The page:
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Comprehensive analysis of heterochromatin- and RNAi-mediated epigenetic control of the fission yeast genome

Abstract

The organization of eukaryotic genomes into distinct structural and functional domains is important for the regulation and transduction of genetic information. Here, we investigated heterochromatin and euchromatin profiles of the entire fission yeast genome and explored the role of RNA interference (RNAi) in genome organization. Histone H3 methylated at Lys4, which defines euchromatin, was not only distributed across most of the chromosomal landscape but was also present at the centromere core, the site of kinetochore assembly. In contrast, histone H3 methylated at Lys9 and its interacting protein Swi6/HP1, which define heterochromatin, coated extended domains associated with a variety of repeat elements and small islands corresponding to meiotic genes. Notably, RNAi components were distributed throughout all these heterochromatin domains, and their localization depended on Clr4/Suv39h histone methyltransferase. Sequencing of small interfering RNAs (siRNAs) associated with the RITS RNAi effector complex identified hot spots of siRNAs, which mapped to a diverse array of elements in these RNAi-heterochromatin domains. We found that Clr4/Suv39h predominantly silenced repeat elements whose derived transcripts, transcribed mainly by RNA polymerase II, serve as a source for siRNAs. Our analyses also uncover an important role for the RNAi machinery in maintaining genomic integrity.

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Figure 1: Genome maps of H3K4me, H3K9me and Swi6.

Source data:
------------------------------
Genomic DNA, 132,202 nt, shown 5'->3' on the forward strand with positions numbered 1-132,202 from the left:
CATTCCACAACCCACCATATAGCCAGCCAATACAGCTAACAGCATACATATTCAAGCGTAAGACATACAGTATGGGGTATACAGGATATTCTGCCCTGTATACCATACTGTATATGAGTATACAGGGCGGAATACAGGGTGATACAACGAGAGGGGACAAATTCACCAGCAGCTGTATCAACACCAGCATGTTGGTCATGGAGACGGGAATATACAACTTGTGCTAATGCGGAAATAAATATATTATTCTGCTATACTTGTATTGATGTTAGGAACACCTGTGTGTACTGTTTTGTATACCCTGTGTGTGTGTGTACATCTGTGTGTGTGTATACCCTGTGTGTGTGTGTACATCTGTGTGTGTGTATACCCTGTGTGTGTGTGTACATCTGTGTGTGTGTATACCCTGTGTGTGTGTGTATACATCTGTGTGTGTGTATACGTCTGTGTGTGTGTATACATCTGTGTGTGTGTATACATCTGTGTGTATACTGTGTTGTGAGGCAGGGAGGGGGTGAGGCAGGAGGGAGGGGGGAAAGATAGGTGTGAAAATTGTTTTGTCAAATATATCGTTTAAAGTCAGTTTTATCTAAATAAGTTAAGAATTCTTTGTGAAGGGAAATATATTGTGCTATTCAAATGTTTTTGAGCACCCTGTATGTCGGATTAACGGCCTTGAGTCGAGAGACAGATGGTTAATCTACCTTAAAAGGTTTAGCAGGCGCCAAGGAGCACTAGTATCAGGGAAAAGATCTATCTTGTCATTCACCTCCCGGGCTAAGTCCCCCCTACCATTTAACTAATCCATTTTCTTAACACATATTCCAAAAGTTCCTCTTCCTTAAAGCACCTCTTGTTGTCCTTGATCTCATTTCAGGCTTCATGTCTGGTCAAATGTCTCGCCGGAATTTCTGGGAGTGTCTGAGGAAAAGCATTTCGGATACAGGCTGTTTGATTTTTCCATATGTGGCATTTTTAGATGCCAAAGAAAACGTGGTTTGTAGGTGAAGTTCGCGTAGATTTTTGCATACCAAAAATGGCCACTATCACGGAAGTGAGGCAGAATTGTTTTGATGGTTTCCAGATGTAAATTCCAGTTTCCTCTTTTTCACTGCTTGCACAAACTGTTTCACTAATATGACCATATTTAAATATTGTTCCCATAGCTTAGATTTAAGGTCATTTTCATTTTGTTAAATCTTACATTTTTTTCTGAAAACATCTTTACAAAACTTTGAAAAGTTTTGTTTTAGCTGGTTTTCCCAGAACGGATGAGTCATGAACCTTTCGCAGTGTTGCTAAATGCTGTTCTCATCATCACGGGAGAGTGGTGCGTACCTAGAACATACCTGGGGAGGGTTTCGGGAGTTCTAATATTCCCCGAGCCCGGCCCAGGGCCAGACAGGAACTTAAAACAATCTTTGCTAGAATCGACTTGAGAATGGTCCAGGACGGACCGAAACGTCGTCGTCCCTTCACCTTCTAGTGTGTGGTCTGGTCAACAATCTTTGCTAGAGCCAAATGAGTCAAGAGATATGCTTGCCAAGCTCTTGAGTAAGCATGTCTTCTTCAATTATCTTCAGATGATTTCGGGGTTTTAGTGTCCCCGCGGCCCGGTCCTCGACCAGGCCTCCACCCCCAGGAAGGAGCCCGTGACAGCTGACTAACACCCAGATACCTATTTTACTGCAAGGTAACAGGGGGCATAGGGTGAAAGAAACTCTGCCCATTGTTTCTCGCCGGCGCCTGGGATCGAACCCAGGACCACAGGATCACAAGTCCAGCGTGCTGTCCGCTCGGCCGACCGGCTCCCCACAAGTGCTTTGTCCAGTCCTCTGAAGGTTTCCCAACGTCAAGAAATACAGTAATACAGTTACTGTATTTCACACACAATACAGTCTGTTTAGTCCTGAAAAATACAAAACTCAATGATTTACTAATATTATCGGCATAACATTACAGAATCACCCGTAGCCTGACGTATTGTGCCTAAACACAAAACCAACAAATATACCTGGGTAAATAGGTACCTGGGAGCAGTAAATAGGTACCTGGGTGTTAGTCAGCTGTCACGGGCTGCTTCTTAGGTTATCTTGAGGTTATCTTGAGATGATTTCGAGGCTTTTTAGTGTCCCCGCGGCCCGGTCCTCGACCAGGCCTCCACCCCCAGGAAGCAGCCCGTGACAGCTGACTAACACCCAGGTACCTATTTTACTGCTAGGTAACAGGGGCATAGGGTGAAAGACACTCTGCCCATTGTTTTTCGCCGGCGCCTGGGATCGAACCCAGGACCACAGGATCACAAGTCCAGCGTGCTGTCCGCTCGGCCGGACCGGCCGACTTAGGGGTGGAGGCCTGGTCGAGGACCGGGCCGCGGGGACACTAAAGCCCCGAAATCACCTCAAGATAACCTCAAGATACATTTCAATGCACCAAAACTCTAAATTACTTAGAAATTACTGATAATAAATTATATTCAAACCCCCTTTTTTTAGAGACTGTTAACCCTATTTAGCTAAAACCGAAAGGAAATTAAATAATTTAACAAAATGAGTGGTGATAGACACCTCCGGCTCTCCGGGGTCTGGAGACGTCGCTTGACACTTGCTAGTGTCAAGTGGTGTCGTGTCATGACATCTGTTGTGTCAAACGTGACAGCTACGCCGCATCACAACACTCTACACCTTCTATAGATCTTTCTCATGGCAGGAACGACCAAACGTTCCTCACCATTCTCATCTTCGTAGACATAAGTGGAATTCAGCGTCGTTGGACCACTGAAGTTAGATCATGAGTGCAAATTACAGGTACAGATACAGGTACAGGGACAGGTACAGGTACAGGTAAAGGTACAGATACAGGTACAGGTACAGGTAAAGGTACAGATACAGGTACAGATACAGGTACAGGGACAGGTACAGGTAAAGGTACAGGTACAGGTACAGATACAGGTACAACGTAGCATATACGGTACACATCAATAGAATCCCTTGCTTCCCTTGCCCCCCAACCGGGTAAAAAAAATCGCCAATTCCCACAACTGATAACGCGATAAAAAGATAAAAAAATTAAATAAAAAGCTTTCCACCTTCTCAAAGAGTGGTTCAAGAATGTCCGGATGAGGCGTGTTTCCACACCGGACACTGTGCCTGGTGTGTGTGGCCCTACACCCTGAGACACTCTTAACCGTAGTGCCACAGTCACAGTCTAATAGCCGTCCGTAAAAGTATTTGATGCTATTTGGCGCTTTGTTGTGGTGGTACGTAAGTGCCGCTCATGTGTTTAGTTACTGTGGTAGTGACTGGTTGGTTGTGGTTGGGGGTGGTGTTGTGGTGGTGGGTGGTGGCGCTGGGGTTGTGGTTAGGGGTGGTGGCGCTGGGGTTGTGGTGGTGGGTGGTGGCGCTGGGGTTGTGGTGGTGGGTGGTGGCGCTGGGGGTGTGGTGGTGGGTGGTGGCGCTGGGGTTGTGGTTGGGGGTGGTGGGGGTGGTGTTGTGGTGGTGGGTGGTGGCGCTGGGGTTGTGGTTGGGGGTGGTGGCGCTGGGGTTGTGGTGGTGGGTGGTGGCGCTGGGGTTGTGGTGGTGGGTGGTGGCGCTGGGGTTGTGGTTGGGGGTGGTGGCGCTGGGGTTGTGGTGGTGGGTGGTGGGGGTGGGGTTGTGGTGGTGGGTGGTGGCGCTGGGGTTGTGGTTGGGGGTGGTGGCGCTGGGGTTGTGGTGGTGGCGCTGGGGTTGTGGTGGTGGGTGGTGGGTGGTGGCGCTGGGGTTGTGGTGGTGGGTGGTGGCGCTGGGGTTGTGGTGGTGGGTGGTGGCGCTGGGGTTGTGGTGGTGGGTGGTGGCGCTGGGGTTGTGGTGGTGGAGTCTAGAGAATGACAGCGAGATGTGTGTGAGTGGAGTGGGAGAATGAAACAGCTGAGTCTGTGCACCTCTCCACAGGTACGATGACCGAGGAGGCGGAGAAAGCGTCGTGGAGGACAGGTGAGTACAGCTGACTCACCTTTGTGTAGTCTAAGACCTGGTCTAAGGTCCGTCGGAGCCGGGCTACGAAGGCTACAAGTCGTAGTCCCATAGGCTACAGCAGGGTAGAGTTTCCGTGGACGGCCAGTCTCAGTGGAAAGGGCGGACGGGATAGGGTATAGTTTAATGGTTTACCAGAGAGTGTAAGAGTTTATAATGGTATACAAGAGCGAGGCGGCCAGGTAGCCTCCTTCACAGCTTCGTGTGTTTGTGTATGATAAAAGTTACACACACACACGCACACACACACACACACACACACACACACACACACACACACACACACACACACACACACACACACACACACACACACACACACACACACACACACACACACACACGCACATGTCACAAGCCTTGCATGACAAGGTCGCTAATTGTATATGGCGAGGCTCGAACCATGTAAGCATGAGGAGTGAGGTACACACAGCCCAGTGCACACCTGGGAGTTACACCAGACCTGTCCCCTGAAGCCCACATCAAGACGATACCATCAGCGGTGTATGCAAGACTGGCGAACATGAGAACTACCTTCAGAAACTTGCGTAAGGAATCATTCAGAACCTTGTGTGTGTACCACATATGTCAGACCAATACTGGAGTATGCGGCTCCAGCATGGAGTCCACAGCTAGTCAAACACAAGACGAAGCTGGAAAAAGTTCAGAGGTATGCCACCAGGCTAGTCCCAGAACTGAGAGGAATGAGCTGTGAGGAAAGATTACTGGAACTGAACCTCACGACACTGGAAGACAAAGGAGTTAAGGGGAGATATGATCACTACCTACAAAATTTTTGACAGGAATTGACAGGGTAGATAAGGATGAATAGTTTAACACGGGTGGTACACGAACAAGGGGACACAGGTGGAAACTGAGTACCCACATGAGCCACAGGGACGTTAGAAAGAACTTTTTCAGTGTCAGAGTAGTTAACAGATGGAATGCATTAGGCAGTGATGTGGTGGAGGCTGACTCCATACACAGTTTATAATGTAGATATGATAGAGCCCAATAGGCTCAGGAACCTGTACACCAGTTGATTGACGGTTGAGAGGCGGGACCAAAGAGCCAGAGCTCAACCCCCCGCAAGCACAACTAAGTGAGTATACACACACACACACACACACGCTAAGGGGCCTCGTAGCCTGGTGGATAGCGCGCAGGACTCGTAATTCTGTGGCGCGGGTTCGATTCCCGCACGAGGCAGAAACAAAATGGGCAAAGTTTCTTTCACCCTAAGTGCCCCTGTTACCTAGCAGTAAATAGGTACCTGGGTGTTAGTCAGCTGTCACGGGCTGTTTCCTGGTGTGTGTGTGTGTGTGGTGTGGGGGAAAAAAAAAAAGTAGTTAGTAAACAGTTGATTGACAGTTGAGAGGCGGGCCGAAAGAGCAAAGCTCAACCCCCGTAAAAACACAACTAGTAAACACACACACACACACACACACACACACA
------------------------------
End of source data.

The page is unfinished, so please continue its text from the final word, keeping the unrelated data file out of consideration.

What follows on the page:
Figure 2: H3K4me and H3K9me have mutually exclusive localization patterns across major heterochromatic domains and at other genetic elements in the S. pombe genome.
Figure 3: RNAi components are distributed throughout heterochromatic domains.
Figure 4: Clusters of siRNA hot spots reside in heterochromatic domains occupied by RNAi components.
Figure 5: RNAi and heterochromatin machineries dynamically target IRC elements.
Figure 6: Heterochromatin and RNAi distribution at subtelomere I.
Figure 7: Distribution of heterochromatin and RNAi components at tandem rDNA.
Figure 8: Transcripts silenced by Clr4 serve as precursors for RITS-associated siRNAs.

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Acknowledgements

We thank K. Shirahige, Y. Katou and M. Kawano for contributions; M. Lichten, B. Paterson and K. Noma for critical reading; and other members of the laboratory of S.I.S.G. for discussions. T.S. is a JSPS Research Fellow in Biomedical and Behavioral Research at the US National Institutes of Health. This study used the high-performance computational capabilities of the Helix Systems at the National Institutes of Health (http://helix.nih.gov).

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Correspondence to Shiv I S Grewal.

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Supplementary information

Supplementary Fig. 1

Scatter plots of H3K9me and H3K4me ChIP-on-chip analyses. (PDF 29 kb)

Supplementary Fig. 2

RITS and Rdp1 distribute throughout the silent mating-type interval. (PDF 29 kb)

Supplementary Fig. 3

SPAC212.11 transcription is regulated by RNAi and heterochromatin machineries. (PDF 66 kb)

Supplementary Table 1

Increased frequency of mitotic recombination at tandem rDNA in RNAi and clr4 mutants. (PDF 21 kb)

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Cam, H., Sugiyama, T., Chen, E. et al. Comprehensive analysis of heterochromatin- and RNAi-mediated epigenetic control of the fission yeast genome. Nat Genet 37, 809–819 (2005). https://doi.org/10.1038/ng1602

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